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Beloved

Review by Gregory Avery
       
Posted 16 October 1998

  Directed by Jonathan Demme.

Starring Oprah Winfrey, Danny Glover,
Kimberly Elise, Thandie Newton,
Lisa Gay Hamilton and Beah Richards.

Screenplay by Akosua Busia, Richard LaGravenese
and Adam Brooks, from the novel by Toni Morrison.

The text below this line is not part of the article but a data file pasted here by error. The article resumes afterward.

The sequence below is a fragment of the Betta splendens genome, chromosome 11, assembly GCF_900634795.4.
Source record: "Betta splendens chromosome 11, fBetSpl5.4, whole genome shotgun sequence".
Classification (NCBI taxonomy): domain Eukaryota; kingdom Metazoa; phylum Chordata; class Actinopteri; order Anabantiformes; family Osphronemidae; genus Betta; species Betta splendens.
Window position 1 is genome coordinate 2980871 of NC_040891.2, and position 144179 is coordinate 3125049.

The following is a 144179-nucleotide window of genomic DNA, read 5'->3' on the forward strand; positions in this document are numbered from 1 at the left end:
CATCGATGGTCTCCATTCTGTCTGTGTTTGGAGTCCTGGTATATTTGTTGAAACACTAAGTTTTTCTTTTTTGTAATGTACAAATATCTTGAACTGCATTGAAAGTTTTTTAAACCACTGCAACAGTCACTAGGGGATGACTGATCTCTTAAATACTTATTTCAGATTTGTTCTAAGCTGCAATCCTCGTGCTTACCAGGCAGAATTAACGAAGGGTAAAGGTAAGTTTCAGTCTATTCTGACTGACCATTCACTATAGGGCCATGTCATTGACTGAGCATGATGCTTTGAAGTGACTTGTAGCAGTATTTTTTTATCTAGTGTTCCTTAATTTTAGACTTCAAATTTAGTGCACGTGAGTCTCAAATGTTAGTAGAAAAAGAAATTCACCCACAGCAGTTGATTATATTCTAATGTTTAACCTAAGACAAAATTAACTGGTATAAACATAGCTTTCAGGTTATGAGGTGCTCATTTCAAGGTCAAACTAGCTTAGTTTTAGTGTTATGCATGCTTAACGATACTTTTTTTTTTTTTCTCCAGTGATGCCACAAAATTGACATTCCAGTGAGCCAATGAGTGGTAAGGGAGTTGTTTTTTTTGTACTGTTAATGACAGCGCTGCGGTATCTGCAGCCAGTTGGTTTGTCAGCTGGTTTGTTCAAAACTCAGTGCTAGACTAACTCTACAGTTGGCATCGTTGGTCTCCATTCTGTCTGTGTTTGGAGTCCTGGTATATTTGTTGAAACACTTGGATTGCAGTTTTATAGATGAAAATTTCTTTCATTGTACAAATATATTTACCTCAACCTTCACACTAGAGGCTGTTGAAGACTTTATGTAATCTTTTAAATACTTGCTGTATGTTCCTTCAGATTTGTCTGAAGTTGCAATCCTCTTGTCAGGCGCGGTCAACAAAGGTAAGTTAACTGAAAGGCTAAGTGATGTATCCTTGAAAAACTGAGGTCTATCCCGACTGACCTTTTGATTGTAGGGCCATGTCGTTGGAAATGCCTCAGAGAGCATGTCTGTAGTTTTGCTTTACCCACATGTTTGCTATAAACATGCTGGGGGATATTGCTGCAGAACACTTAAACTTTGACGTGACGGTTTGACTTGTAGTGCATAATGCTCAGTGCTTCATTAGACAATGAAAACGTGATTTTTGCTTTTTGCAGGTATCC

Beloved, Jonathan Demme's film of the Toni Morrison novel, starts off with a bang. A gruesome piece of brutality is flung into the kitchen of a home in rural Ohio in the 1860s, and Sethe, the woman who owns the house, calmly sweeps into the room and proceeds with the gruesome business of putting everything right again, even as the other inhabitants of the house flee in fright. Supernatural forces are at work, it turns out, and Sethe, with her practiced efficacy, has comes to live in this house whether she likes them or not. Sethe's manner is the equivalent of Morrison's prose tone, which seeks to address the sometimes irrelievable grievances suffered by African-Americans who were born and lived in the U.S. as slaves, combined with a folkloric mysticism (or, for the semioticians out there, magic realism) where the characters come to live with and regard paranormal activities as part of everyday life. Part ghost story, part psychological drama, and part harrowing depiction of a dark period of American history, the picture ends up being something of a jumble, a strange, primordial, ultimately baffling experience, where the pains and concerns are so down deep that the filmmakers themselves seem to have trouble making sense of them, let alone the characters in the story.